The dispute between the Wake County commission and the school board—which the INDY wrote about in this week’s print edition—over how much money the school system says it needs for the next year and the amount the commissioners are willing to supply grew more complicated Tuesday afternoon, with volleys from both sides.

Key points included whether the schools should roll over millions of dollars from year to year and whether the county manager correctly announced that his budget included the highest per-pupil expenditure in county history.

On Monday, county manager Jim Hartmann told the Board of Commissioners that the school system didn’t need the $45 million in new spending the school board says is necessary to run an “exemplary” system. Instead, Hartmann suggested, the schools should receive $16 million in new funds and use $21 million that he said was in the school’s fund balance.

Tuesday, school board member Jim Martin told colleagues in a work session that Hartmann’s numbers when announcing $2,633 in local per-pupil spending didn’t add up. The reason: the figure didn’t include costs for the more than thirteen thousand charter school students whose education Wake County must finance.

County government responded to a request for comment via an email from spokeswoman Dara Demi: “During the budget development process each year, Wake County calculates per-pupil funding, based on the number of students enrolled in the Wake County Public School System. We do not currently and have not in the past included charter schools in our per-pupil funding calculations. We take this approach because we work jointly with the school district on projections for WCPSS student enrollment, and the county has no way to project student enrollment for charter schools.”

With charter students included, the spending per pupil amounted to $2,432 per pupil, according to numbers from the county manager’s office. And the increase per pupil became 1.2 percent instead of the 2.5 percent Hartmann announced Monday.

“They’re saying they’re ignoring the obvious,” Martin said in response to the county’s statement. He maintained that the $2,342 figure might represent Wake’s largest per-pupil number in raw dollars, but not when adjusted for inflation.

Longtime public schools advocate and former Wake County commissioner Yevonne Brannon said the Board of Commissioners has to factor into its planning the growing numbers of charter students.

“We can’t put our heads in the sand,” Brannon said after the work session. “They’re part of our legal responsibility.”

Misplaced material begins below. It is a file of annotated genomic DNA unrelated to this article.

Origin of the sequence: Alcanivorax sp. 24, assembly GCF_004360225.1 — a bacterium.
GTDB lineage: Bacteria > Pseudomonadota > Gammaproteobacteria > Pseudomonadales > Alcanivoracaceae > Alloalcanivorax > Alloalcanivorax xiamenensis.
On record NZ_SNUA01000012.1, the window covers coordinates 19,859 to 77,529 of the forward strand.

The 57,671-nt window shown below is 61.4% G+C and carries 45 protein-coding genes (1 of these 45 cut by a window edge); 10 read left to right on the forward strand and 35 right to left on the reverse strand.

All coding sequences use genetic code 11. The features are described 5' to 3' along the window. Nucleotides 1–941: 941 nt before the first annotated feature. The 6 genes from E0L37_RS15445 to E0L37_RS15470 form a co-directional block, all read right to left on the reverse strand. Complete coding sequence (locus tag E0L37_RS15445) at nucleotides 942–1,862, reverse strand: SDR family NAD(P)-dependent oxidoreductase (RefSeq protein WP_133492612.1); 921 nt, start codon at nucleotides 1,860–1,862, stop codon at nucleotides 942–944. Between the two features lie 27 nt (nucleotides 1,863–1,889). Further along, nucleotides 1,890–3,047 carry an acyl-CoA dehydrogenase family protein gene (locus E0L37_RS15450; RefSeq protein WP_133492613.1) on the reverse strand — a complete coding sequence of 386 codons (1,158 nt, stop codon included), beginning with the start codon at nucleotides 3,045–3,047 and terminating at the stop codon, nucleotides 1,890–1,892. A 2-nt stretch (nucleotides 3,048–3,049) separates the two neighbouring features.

On another matter in dispute, schools finance officer Mark Winters told the work session that the school system’s reserve for the year was $13.8 million, not the $21 million projected by Hartmann. Half of that amount is already included in the budget submitted by the school board, Winters said.

School board member Lindsay Mahaffey asked, “What is the impact on our school system if we zero out that fund balance?”

Jim Merrill, the schools superintendent, said Hartmann told him that the county commission would step in to help if the schools system had to spend its entire reserve fund.

“I am not as confident that will be a solution: ‘We’ll help you out if you get in a jam,’” Merrill said.

Uncertainties in the coming budget year include the schools’ likely need to fund any new classroom space required by the state’s class-size mandates, the amount from projected income such as some state fees, and the status of insurance claims.

“We can’t go below zero,” Winters said. “We cannot go negative at the end of the year.”

As the evening school board meeting continued, Hartmann’s office offered a statement on the status of the schools’ unappropriated funds, calling their use in the next fiscal year “responsible and reasonable accounting.”

“The $21.4 million is not in a ‘rainy day’ fund or a reserve account. These are not funds set aside for emergency response,” the county office’s email said. “They are funds that WCPSS budgeted for operating expenses but are projected to not need to cover [fiscal year 2017] expenditures. This $21.4 million is recurring, meaning it is part of the school district’s annual base budget that is available to spend for the next year, just like the county’s property tax is an annual revenue that recurs every year.”

Monika Johnson-Hostler, the school board chairwoman, said that Winters and Merrill would communicate members’ differences to the county commission.

“As you have questions, just get them into us and we’ll try to provide the answers,” Merrill said.